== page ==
THE HAGUE, Netherlands (CN) — The International Court of Justice announced on Friday that it will accept submissions from more than 30 countries that are backing Ukraine in a legal fight with Russia over what Kyiv says are false accusations of genocide.
The Hague-based court received interventions last year from a record-breaking 33 countries – including the United States, Canada, Germany, France and Spain – supporting Ukrainian allegations that Russia is violating the Genocide Convention by using fictitious claims of genocide as a pretext for its invasion.
Judges decided that 32 of the filings will be accepted, rejecting the intervention from the U.S. on the grounds that it has a carve-out for part of the treaty.
“The Court, by fourteen votes to one, decides that the declarations of intervention are Admissible,” the order states.
Under the Convention on the Prevention and Punishment of the Crime of Genocide, the 1948 treaty that bans genocide, countries can intervene in cases brought under the treaty that might have legal implications for them.
Although the various submissions do make arguments about how the outcome of the case may have an impact on the countries, experts view the wave of interest mostly as a show of solidarity with Ukraine.
“It’s a concerted effort to support Ukraine,” Ori Pomson, a researcher in international law at the University of Cambridge, told Courthouse News.
Many of the interventions are legally similar, although there is some variation, particularly between EU and non-EU states. All but one of the European Union’s 27 member states filed an intervention. Hungary, whose leader Viktor Orbán has close ties with the Kremlin, did not.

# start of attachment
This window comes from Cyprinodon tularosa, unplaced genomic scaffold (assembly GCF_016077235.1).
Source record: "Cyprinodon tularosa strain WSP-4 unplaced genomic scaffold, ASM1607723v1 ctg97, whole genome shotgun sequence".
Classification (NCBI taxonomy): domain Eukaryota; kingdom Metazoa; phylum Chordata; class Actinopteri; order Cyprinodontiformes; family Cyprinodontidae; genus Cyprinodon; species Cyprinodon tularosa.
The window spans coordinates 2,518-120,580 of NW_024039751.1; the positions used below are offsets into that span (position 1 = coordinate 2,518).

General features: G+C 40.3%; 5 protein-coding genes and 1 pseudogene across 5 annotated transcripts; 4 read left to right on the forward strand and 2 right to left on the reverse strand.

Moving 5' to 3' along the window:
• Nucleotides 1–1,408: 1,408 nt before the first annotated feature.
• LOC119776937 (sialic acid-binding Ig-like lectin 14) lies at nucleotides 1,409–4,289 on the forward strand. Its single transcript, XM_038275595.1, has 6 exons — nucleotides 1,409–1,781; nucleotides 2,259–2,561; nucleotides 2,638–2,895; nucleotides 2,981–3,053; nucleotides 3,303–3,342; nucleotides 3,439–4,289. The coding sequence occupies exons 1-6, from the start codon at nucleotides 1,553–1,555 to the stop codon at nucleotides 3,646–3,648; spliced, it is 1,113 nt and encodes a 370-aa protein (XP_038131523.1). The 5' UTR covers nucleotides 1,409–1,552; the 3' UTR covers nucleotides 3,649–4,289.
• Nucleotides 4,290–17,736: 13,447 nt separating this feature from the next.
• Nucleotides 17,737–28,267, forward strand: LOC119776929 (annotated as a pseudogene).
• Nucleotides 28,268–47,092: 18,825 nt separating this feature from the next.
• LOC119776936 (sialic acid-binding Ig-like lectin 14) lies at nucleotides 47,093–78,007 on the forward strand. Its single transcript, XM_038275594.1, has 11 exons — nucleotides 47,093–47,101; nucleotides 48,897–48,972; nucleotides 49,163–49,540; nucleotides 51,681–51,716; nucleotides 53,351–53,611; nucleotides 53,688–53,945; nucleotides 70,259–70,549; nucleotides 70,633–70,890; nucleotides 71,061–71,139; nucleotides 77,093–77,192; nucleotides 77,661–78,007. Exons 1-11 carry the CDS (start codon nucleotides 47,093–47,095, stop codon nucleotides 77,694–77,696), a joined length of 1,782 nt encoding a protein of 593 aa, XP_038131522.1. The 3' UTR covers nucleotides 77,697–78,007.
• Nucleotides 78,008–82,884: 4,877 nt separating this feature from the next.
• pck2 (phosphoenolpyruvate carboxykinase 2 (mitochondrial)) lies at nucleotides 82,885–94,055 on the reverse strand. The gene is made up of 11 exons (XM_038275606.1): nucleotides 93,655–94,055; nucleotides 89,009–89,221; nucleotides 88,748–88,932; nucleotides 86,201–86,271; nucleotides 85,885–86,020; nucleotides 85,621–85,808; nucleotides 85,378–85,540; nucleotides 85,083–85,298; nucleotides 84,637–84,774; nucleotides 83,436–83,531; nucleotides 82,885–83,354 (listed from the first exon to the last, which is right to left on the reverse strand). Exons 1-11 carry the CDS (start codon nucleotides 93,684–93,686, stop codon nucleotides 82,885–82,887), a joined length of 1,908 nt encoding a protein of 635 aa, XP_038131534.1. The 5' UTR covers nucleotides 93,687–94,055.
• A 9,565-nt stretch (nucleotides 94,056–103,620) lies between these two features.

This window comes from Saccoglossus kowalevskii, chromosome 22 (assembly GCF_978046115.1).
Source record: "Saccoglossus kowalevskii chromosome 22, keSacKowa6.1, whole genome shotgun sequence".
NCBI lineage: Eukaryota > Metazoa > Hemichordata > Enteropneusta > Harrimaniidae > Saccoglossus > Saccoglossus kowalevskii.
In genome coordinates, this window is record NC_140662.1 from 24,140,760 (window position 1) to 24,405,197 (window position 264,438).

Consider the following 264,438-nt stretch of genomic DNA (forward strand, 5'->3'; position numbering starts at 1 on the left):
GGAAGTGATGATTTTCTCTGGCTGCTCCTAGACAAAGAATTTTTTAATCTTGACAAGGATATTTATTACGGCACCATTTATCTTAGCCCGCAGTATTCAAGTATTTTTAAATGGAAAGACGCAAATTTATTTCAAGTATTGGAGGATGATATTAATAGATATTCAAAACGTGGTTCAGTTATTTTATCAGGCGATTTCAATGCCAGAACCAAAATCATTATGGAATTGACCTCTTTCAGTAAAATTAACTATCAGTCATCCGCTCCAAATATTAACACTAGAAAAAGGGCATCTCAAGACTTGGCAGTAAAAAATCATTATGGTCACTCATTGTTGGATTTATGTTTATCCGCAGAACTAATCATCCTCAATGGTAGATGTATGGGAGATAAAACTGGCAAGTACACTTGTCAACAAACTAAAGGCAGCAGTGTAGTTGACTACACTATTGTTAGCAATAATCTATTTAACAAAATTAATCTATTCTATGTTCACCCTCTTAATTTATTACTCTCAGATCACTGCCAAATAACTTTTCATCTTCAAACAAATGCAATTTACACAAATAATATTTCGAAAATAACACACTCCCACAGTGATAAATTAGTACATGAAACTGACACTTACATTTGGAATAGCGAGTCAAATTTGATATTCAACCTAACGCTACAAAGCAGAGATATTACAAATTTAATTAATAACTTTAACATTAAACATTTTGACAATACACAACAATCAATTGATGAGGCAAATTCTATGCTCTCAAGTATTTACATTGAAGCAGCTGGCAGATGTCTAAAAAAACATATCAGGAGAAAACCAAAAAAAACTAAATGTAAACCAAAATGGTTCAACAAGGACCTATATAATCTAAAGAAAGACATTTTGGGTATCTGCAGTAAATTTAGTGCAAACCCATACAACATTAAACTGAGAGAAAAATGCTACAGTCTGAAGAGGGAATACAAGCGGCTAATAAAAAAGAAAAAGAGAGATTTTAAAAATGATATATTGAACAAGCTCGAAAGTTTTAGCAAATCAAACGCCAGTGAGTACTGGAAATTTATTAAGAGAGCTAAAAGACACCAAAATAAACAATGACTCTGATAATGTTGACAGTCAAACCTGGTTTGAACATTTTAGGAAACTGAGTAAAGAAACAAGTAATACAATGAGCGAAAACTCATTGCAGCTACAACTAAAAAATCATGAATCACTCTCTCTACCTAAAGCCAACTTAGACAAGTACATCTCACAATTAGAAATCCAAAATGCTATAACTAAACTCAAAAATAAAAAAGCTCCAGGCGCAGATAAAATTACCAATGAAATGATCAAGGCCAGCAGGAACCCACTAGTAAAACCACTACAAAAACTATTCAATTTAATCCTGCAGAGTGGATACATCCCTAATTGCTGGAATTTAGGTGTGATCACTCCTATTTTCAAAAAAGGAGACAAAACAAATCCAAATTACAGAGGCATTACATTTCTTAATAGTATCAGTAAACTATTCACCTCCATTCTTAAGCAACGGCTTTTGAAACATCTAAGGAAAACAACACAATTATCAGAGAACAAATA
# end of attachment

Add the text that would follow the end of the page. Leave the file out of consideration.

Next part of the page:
Concerns about the relationship between the far-right politician and Russian President Vladimir Putin are so great that the European Parliament passed a resolution last week calling for Brussels to look into whether Hungary's 2024 EU presidency should move forward. All member states get a turn at the presidency on a rotating basis.
The last time a country wanted to intervene at the ICJ was when New Zealand supported Australia in a 2010 case against Japan over illegal whaling. Australia ultimately prevailed, with the court concluding that a Japanese reach program was really a cover for commercial whaling operations.
Prior to that, the court last saw a country file an intervention in 1951.
Russia refused to turn up to hearings in the case in March 2022. Lawyers for Ukraine argue there is no evidence of any genocide and that, by invoking genocide as grounds for the invasion, Russia has itself violated the convention.
A week later, the court granted provisional measures ordering Russia to cease hostilities, which Moscow has ignored.
On Thursday, Russia told the ICJ that it has great respect for the institution, in a different case involving Ukraine.
“Russia counts on the peaceful settlement of disputes,” Russian Ambassador to the Netherlands Alexander Shulgin said to the judges in the Great Hall of Justice. Russia is fending off allegations dating from 2014 that it illegally financed separatist groups in eastern Ukraine and discriminated against non-Russians in the annexed Crimea region.
Ukraine has also seen substantial support in other proceedings it has undertaken against Russia. The European Court of Human Rights announced in March that 31 countries and organizations can submit filings backing Ukraine in a case against Russia also stemming from the full-scale invasion.
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